of D the space of C ∞ functions of compact supports), one can
construct Dα ⊃ D , a space of ultra-distributions, the dual of
Dα ⊂ D.

4
See, e.g., I.M. Guelfand and G.E. Chilov: Les Distributions, tomes 2 et 3.
Dunod, Paris,1964.
Symbolic computations: s := d/dt, s ∈ C
The general solution of θ = sθ reads ( := d/dx)
√
√         sinh(x s)
θ = cosh(x s) f (s) +     √      g(s)
s
where f (s) and g(s) are the two constants of integration. Since
cosh and sinh gather the even and odd terms of the series
deﬁning exp, we have
√
√            i x
2i   sinh(x s)             x 2i+1
cosh(x s) =        s        ,     √     =      si
(2i)!         s             (2i + 1)!
i≥0                            i≥0

∞ (i)           x 2i    x          2i+1
and we recognize θ =        i=0 f (t)  + g (i) (t) (2i+1)! .
(2i)!
√                √ √
For each x, the operators cosh(x s) and sinh(x s)/ s are
ultra-distributions of D2− :
(−1)i x 2i (i)           (−1)i x 2i+1 (i)
δ (t),                     δ (t)
(2i)!                   (2i + 1)!
i≥0                      i≥0

with δ, the Dirac distribution.
Entire functions of s = d/dt as ultra-distributions
C s → P(s) = i≥0 ai si is an entire function when the
If its order at inﬁnity is σ > 0 and its type is ﬁnite, i.e.,
∃M, K > 0 such that ∀s ∈ C, |P(s)| ≤ M exp(K |s|σ ), then
Bi
∃A, B > 0 | ∀i ≥ 0,   |ai | ≤ A               .
Γ(i/σ + 1)
√              √ √
cosh( s) and sinh( s)/ s are entire functions of order
σ = 1/2 and of type 1.
Take P(s) of order σ < 1 with s = d/dt. Then P ∈ D 1 − :
σ
P(s)f (s) corresponds, in the time domain, to absolutely
convergent series
∞
P(s)y (s) ≡         ai f (i) (t)
i=0

when t → f (t) is a C ∞ -function of Gevrey-order α < 1/σ.
Motion planning (trajectory generation)

?

Difﬁcult problem because it requires, in general, the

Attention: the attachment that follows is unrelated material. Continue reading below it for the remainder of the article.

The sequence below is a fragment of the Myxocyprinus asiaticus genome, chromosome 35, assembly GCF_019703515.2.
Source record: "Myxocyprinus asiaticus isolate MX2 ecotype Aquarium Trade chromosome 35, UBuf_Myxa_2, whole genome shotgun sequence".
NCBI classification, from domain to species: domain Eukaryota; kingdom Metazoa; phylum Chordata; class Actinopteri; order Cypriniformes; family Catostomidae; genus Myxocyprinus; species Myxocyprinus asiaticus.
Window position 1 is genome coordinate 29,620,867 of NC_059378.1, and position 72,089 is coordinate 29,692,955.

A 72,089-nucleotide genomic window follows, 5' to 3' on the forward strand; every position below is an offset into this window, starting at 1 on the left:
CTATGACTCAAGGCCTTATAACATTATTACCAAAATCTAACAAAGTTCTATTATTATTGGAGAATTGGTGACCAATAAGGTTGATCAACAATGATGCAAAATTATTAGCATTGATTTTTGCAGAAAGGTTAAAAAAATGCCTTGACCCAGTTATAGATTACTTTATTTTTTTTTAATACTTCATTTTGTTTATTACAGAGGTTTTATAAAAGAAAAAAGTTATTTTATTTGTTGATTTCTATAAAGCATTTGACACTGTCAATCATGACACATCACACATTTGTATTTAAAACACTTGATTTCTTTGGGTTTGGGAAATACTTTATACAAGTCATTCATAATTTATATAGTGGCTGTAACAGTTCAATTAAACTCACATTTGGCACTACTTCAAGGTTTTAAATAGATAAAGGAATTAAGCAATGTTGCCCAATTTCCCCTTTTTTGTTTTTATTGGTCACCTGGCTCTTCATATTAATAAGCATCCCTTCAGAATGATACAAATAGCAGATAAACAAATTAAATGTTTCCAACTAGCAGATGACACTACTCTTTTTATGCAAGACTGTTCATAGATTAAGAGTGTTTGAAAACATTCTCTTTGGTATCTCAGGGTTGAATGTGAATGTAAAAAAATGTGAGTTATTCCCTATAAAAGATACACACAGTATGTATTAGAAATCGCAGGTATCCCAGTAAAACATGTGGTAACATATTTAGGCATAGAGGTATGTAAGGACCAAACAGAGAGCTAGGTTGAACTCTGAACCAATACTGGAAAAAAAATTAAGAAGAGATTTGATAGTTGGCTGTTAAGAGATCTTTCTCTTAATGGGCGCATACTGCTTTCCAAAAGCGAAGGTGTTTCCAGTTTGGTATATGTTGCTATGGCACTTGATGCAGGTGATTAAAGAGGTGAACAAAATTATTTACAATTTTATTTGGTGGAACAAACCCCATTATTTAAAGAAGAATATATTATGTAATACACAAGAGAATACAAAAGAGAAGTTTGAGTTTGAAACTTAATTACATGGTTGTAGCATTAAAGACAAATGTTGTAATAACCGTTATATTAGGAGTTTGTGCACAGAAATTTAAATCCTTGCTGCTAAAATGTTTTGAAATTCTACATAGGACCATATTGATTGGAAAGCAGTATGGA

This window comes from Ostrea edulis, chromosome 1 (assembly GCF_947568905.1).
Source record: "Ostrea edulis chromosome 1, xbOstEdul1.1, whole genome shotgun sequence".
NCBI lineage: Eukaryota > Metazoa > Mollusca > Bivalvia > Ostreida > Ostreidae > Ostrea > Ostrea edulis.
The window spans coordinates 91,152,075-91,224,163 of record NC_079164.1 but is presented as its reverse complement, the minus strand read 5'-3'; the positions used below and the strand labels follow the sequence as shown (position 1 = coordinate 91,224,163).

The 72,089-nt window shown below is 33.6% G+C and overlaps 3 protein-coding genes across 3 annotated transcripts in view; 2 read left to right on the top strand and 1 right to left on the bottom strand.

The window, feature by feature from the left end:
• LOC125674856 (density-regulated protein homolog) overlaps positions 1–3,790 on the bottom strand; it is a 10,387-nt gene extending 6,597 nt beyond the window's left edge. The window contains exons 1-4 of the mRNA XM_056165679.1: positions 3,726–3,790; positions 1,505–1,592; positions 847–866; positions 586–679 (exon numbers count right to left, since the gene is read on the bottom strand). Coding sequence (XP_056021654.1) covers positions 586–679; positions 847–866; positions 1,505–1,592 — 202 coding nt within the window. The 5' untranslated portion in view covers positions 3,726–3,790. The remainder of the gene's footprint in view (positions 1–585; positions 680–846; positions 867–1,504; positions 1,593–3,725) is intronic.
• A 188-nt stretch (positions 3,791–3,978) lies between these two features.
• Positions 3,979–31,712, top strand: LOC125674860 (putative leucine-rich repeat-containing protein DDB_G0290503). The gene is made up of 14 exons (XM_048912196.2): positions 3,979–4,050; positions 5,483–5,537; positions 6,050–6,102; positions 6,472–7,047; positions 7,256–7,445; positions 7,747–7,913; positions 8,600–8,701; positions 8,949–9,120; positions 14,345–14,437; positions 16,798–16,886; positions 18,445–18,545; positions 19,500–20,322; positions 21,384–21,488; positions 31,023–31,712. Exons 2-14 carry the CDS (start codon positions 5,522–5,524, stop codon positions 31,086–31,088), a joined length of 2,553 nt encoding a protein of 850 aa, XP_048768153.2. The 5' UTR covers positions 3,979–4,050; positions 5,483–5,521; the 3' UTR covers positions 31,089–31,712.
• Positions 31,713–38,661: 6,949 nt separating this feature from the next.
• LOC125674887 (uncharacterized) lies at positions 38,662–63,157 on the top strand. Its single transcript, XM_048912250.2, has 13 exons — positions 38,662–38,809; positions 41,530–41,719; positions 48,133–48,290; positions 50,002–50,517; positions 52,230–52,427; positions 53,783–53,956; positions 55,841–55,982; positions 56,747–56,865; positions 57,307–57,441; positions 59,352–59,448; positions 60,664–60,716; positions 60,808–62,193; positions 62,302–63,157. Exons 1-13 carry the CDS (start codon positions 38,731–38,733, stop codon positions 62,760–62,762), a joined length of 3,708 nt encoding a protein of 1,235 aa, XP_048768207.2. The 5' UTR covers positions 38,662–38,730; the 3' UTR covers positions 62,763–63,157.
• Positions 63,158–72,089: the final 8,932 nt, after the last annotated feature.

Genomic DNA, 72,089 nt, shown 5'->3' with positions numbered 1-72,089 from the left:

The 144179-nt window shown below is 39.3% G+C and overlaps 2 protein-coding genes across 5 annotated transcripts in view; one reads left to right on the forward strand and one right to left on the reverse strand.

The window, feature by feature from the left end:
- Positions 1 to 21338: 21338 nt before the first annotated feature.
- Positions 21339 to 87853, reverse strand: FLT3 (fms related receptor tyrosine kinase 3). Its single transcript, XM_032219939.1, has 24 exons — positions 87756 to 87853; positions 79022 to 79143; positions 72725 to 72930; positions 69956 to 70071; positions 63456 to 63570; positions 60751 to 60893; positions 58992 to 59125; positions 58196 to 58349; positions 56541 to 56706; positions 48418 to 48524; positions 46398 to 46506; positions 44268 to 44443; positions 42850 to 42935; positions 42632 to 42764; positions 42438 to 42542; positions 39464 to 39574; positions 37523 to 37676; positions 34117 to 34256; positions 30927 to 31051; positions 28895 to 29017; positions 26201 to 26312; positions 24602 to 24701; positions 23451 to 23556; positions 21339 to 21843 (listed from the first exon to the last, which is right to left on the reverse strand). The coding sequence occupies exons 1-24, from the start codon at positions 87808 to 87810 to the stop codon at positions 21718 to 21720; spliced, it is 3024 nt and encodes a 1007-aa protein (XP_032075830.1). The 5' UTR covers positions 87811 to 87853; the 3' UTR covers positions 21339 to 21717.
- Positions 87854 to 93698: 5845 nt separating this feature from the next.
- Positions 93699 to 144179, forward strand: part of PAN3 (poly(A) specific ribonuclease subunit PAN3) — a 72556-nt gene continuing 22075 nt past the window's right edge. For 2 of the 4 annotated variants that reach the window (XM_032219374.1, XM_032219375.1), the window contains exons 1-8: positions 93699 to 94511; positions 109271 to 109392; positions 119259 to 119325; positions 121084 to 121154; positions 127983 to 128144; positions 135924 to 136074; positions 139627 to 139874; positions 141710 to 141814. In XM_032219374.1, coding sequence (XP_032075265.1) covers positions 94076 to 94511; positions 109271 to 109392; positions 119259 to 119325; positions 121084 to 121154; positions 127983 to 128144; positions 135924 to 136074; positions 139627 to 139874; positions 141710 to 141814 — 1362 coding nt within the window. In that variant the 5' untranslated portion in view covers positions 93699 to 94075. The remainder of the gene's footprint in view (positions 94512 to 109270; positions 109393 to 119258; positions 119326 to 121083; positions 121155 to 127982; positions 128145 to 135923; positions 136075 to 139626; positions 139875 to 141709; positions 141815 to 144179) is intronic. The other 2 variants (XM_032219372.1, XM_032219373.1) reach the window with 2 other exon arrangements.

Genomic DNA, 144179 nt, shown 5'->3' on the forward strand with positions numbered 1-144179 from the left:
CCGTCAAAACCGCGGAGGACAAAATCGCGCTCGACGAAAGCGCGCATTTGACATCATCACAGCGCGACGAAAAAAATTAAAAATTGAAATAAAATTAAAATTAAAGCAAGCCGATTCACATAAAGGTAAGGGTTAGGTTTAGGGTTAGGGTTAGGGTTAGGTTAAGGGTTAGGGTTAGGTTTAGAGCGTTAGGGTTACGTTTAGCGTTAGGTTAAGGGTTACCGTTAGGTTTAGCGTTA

integration of the open-loop dynamics

d
x = f (x, u(t)).
dt
One fundamental issue in system theory: controllability.
Trajectory tracking (stabilization)

real trajectory

reference trajectory

Compute ∆u, u = ur + ∆u, such that ∆x = x − xr
converges to 0 at t tends to +∞ (closed-loop stability).
Another fundamental issue in system theory: feedback.
Motion planning for the 1D heat equation
∂ x θ(0, t) = 0
θ(1, t) = u
θ(x, t)

0                          x                       1
The data are:
1. the model relating the control input u(t) to the state,
(θ(x, t))x∈[0,1] :
∂θ          ∂2θ
(x, t) =      (x, t), x ∈ [0, 1]
∂t          ∂x 2
∂θ
(0, t) = 0      θ(1, t) = u(t).
∂x
2. A transition time T > 0, the initial (resp. ﬁnal) state:
[0, 1] x → p(x) (resp. q(x))
The goal is to ﬁnd the open-loop control [0, T ] t → u(t)
steering θ(x, t) from the initial proﬁle θ(x, 0) = p(x) to the ﬁnal
proﬁle θ(x, T ) = q(x).
Series solutions
Set, formally
∞                            ∞                                  ∞
xi     ∂θ            dai    xi         ∂2θ                      xi
θ=         ai (t)      ,      =                      ,          =          ai+2
i!     ∂t            dt     i!         ∂x 2                     i!
i=0                           i=0                               i=0

2     d
and ∂θ = ∂xθ reads dt ai = ai+2 . Since a1 =
∂t
∂
2
∂θ
∂x (0, t)   = 0 and
a0 = θ(0, t) we have
(i)
a2i+1 = 0,         a2i = a0

Set y := a0 = θ(0, t) we have, in the time domain,
∞                                     ∞
x 2i                                    1
θ(x, t) =                     y (i) (t),   u(t) =                      y (i) (t)
(2i)!                                  (2i)!
i=0                                    i=0

that also reads in the Laplace domain (s = d/dt):